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San Francisco progressives and free speech advocates have begun bracing for the worst from the incoming Trump administration by developing legal strategies and plans for political mobilization.

Members of the National Lawyers’ Guild’s San Francisco chapter set the tone for a Mission District panel discussion at 518 Valencia, the Eric Quezada Center for Culture and Politics, by issuing a statement denouncing “the fascism of President-Elect Trump.” 

“His calls to jail protesters, deport immigrants, attack Black people, ban Muslims and his boasting of sexual assaults on women reflect all the hallmarks of fascism—autocracy that destroys its opposition, controls marginalized communities through violence, and organizes power and wealth for the elite,” the group said in a release.

Trump has pledged to unite the country even while refusing to apologize to the many groups he has offended. On Tuesday, five panelists with an audience of 120 lawyers and activists took turns bashing Trump while strategizing ways to limit the damage he might do.

In a city where 84.5% of voters chose Hillary Clinton, activists and leftists have been reeling from post-election shock waves. The National Lawyer’s Guild’s meeting was one of local progressive groups’ first steps towards actions that would mitigate Trump’s proposed policies, like his proposed crackdowns on undocumented immigrants or his proposed ban on Muslims entering the United States.

Divisions can be expected among immigrants, according to immigrant-rights activist Sagnicthe Salazar of the Xicana Moratorium Coalition in Oakland. She predicted Trump’s policies will divide immigrant communities into “good migrant versus bad migrant,” pitting undocumented and documented immigrants against each other.

Lawyers said they were eager to find effective tactics to defend progressive causes.

“I’m looking for ways to limit his power,” said Matthew Rinaldi, a longtime active member of the Lawyers Guild.

Brooks said police will serve as the front line of “the terror machine” in the Trump era, and predicted an escalation of violence and “less and less accountability at a federal level.”

Panel member Niloufar Khonsari, Executive Director and Founder of Pangea Legal Services, said lawyers should help vulnerable people by finding ways to use “legal assistance as a hook to politicize and mobilize clients and families.”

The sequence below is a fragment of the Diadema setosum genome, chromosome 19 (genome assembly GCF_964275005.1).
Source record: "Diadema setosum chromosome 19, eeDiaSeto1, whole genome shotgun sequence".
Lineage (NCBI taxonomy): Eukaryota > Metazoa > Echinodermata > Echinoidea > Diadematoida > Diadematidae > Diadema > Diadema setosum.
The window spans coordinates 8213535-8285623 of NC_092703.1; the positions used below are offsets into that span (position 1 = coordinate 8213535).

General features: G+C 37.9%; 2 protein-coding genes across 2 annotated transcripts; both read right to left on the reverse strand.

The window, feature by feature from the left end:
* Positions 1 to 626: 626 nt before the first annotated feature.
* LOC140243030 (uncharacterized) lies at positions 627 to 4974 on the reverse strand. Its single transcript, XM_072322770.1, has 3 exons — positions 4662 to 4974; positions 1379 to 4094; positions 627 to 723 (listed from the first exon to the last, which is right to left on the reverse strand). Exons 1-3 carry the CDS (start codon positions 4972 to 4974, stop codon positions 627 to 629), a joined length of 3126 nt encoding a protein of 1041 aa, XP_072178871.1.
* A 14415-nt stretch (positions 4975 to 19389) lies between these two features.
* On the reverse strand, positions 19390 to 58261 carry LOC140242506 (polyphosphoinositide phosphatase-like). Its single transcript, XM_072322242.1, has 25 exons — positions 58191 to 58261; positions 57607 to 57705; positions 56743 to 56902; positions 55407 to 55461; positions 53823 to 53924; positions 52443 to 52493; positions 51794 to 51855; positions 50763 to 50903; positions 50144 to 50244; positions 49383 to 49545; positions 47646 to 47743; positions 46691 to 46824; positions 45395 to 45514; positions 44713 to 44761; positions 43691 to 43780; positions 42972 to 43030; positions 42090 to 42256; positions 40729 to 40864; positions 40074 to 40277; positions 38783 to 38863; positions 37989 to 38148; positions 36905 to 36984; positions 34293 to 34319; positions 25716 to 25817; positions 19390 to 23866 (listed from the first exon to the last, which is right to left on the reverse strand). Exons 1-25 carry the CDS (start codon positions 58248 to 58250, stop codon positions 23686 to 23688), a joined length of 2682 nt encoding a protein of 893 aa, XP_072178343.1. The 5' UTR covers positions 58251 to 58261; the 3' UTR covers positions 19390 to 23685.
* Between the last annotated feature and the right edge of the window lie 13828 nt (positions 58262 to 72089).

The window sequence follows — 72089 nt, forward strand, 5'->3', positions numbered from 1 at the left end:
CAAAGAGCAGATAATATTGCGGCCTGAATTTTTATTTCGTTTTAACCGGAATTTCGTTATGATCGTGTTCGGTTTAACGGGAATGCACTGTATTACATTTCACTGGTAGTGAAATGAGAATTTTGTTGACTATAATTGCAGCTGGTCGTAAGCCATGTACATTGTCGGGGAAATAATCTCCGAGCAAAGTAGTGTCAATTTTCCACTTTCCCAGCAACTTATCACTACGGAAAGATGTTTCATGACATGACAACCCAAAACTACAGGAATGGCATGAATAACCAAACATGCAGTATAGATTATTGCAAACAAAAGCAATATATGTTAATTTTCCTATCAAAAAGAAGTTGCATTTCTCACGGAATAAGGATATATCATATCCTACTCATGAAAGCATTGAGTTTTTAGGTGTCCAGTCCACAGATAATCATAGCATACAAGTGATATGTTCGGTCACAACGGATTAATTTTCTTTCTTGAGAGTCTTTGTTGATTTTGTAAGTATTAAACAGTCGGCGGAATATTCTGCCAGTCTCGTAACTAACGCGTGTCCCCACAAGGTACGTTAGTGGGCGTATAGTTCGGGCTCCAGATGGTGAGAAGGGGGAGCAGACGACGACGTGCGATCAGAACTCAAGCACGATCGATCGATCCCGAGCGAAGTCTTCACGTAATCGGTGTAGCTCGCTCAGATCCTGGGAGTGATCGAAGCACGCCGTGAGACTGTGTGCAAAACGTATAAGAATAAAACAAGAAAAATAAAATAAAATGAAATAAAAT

Abdi Soltani, executive director of the ACLU’s Northern California branch, said legal defenses need to be worked out well in advance of any mass deportations. Trump has spoken of rounding up millions of immigrants he portrays as undesirable, while imposing extra restrictions on migrants from Muslim countries.

“The areas that are of particular concern right away are the expansion of deportations as well as programs that target Muslims or people from Middle Eastern countries in the US,” Soltani said.

One immediate task focuses on Trump’s choices for the U.S. Supreme Court. Nan Aron, the founder and president of a group called Alliance for Justice, said her organization is concerned about Trump’s professed desire to appoint an anti-abortion justice and fill “dozens and dozens” of seats on lower courts with a similar bent.

“We’re simply getting ready,” Aron said, by researching Trump judicial nominees.  “From the moment a nomination is made, we want to make sure we’ve got as complete a record as possible of information about who the nominee is and share that information with activists, advocates, the press, senators, their staff.”

James Wheaton, founder of the First Amendment Project, which provides free and low-cost legal services on public interest free speech and free press matters, said he expects the Trump administration will favor restrictive policies on open records under the Freedom of Information Act, FOIA, moving “from presumption of disclosure to a presumption of withholding.”

Generally, FOIA allows citizens to request access to records from any federal agency. In a Trump era, journalists and citizens may have a more difficult time obtaining records from the government, even if they’re not restricted for national security reasons.

As for the broader legal counter-attack, Brooks said lawyer activists are looking into helping people learn to defend themselves.

The San Francisco lawyers guild will be training volunteers how to serve as legal observers during rallies, how to set up a legal hotline, how to provide jail support, how to get involved with police watch actions.

Rachel Cassandra is a freelance writer, journalist, and photographer.